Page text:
Once the acquired information has been stored, we may later need it. We might ask an observer to tell us everything about a previous event or experience, or we might present information and ask if the observer recognizes it from a previous occasion. Although these requests for recall and recognition place different demands on retrieval processes, when successful, both kinds of requests result in explicit retrieval of stored information. In other words, the previous episode is brought back into conscious awareness. Sometimes, when the ability to explicitly recollect fails, it can be shown that traces of these episodes persist—and can influence responses and performance implicitly, without the subject’s awareness. It is as if previous experiences (stimulation and records of our own behaviour) activate prime pathways in the brain. These primed pathways can influence our subsequent perceptions and behaviours while we remain unaware of them or their influence.

Graham then reminded the court how the photo lineup was constructed in this case.

The method was, I believe, a complete surprise to the prosecution, who queried whether Graham’s recollection was accurate. The judge affirmed that it was.

Attorney: What does your knowledge about implicit memory suggest about this situation?

There are several conclusions I would make. The prior viewing of the faces in the mug books would leave traces that will influence, and likely facilitate, the subsequent perception of the faces when 10 of them are repeated in the lineup. This influence is not, in any way, challenged by the observer’s sincere claim that she did not remember having seen the faces previously. Indeed, it is the hallmark of implicit memory that traces of past episodes persist and influence responses, even when conscious recollection fails. Thus, the lineup you have described would have been inadvertently biased.

Obvious bias in a lineup is easy to understand. If a witness describes a perpetrator as bearded and is subsequently asked if they can identify the perpetrator in a photo lineup with one bearded and 10 clean-shaven individuals, the lineup is biased and the observer would not be making a choice amongst 11 reasonable alternatives. In this example, the difference between the faces is visible in the photo lineup. But what is important is that there be no bias in the mind of the observer. In the situation you have described, the use of 10 faces that had been seen recently in a similar context, and one face that had not, creates a difference in the mind of the observer. The implicit memory traces from reviewing the mug book could influence the perception of all but one of the faces in the lineup and that face might stand out as somehow different. Finally, contributing to this implicit bias is the fact that the observer not only saw 10 of the faces previously, but also decided that each one was not the perpetrator. Our decisions, like all our experiences, leave traces. Thus, linked with each mug book face is the observer’s previous attribution of innocence. Upon inspection of the lineup, not only might one face stand out as being different from the rest, but the previously viewed faces may activate traces of the previous ‘not guilty’ decision.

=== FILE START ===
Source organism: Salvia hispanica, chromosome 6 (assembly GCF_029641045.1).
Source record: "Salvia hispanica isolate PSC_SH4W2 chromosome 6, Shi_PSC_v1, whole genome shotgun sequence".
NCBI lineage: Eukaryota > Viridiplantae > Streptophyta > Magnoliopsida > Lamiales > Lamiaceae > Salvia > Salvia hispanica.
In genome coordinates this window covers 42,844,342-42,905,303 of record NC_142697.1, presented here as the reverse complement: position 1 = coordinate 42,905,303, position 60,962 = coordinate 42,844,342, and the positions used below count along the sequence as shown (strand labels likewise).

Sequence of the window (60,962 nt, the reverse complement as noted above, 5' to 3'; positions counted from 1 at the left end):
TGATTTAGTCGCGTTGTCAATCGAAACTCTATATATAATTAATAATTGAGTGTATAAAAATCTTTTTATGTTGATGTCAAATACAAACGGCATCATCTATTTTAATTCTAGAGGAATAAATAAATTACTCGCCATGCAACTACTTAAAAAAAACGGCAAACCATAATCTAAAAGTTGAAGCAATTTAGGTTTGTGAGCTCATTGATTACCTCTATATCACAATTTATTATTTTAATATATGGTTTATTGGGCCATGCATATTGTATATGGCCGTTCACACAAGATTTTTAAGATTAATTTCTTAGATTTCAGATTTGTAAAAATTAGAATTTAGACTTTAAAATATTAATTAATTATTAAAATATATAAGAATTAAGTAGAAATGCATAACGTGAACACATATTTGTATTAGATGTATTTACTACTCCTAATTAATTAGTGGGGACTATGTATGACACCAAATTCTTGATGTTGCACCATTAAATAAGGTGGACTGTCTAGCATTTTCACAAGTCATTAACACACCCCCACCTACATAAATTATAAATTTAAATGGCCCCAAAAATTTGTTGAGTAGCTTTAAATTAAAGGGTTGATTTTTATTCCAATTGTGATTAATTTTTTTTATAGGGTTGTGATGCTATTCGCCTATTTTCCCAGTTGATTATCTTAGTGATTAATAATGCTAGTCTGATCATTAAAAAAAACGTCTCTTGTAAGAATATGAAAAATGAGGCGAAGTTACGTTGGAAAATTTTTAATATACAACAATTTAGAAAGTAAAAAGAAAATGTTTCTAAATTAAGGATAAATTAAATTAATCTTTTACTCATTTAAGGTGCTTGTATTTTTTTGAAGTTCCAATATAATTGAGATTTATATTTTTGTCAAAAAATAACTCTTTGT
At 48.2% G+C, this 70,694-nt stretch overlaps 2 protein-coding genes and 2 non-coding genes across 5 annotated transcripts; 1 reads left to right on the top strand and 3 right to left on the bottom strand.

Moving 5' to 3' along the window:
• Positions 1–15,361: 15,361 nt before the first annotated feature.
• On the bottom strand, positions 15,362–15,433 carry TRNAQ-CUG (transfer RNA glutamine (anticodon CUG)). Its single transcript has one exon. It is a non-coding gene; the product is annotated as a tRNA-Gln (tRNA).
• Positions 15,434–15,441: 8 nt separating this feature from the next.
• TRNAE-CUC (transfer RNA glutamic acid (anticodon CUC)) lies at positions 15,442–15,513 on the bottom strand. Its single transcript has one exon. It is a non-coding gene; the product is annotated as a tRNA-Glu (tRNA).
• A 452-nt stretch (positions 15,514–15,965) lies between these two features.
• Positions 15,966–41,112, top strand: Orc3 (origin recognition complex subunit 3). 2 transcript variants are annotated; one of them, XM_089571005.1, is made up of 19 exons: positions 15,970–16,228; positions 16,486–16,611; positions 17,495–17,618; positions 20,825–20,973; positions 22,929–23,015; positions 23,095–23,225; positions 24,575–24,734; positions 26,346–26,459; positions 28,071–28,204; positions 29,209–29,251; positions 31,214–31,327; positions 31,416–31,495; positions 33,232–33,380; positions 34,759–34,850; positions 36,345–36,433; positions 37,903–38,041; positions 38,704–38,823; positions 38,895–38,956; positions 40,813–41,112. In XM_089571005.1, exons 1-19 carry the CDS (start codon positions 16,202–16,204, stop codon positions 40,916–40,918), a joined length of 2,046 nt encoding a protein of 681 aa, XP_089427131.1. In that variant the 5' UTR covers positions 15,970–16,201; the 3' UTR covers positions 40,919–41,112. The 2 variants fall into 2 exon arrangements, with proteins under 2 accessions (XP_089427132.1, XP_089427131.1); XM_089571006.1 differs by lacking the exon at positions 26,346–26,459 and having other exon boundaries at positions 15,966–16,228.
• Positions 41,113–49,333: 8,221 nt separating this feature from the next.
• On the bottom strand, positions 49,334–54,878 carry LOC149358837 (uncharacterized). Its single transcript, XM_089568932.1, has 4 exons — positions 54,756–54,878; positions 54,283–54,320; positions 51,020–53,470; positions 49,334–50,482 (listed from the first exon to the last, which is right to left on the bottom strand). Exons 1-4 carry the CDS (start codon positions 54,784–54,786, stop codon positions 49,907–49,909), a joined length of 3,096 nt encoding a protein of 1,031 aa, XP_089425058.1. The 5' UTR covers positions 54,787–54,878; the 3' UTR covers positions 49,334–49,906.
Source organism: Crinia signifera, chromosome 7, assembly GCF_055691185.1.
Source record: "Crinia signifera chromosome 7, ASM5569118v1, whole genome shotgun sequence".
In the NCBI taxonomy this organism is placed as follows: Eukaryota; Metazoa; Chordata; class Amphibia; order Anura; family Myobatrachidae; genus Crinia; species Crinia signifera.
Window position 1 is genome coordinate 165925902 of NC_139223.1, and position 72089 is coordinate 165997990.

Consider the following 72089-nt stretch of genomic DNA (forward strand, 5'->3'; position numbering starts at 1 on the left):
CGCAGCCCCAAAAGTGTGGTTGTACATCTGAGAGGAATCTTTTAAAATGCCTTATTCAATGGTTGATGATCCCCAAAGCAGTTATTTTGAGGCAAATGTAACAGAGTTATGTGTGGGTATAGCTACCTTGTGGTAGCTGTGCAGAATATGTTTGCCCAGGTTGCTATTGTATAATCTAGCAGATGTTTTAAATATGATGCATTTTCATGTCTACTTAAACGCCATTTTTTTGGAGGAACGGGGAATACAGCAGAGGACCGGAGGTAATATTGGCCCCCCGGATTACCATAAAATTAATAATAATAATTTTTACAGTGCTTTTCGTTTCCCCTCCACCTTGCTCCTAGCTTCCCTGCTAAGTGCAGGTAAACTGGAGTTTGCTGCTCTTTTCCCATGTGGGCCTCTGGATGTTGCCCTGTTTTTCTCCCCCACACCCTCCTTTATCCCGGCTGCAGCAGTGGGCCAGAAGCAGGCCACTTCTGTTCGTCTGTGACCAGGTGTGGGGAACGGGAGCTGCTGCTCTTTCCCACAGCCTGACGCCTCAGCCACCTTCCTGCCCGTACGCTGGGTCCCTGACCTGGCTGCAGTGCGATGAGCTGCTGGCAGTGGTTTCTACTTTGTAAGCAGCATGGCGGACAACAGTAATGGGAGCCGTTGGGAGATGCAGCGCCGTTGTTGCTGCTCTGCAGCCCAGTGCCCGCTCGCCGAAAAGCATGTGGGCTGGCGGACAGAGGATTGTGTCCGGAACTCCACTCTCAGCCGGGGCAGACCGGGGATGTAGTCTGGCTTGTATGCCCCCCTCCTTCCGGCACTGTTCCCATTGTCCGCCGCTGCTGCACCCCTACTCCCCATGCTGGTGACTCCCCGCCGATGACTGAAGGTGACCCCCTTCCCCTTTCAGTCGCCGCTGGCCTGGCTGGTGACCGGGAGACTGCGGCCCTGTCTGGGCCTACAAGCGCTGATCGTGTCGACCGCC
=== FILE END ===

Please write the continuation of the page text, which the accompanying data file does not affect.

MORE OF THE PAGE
The prosecution may have asked me one question in cross-examination (something like, “can an eyewitness make a correct identification?”, which I would have answered affirmatively) but if they did, it wasn’t effectively aimed. A more effective line of questioning might have been to ask whether a contribution from implicit memory had been demonstrated in this situation.

The verdict

In delivering his verdict, the judge acknowledged, regardless of his verdict, the sincerity of the prosecution’s main witness’s identification was not questioned. However, he also considered the testimony of the other witness (who did not identify the suspect) and that of the expert witness (me) who convincingly argued that there might have been a bias in the lineup that was exacerbated by the witness’ previous decisions. It is distinctly possible that the main witness is correct, but not beyond any reasonable doubt. That would be unsafe. Corroboration is required in this case. It is not present, therefore the only prudent course is to acquit.

The Messages

Defense and prosecuting attorneys should be alert to psychological factors that might challenge a witness’s testimony and be ready to seek the advice of an expert in cognitive psychology to determine if their suspicions might be supported by scientific principles or scientific studies. Police should be alert to the need to ensure that their efforts to generate a confident eyewitness identification do not bias the witness in any way, neither explicitly nor implicitly.


Raymond M. Klein is an emeritus professor in the Department of Psychology and Neuroscience at Dalhousie University and fellow of the Royal Society of Canada. He a cognitive neuroscientist and internationally recognized expert on human attention.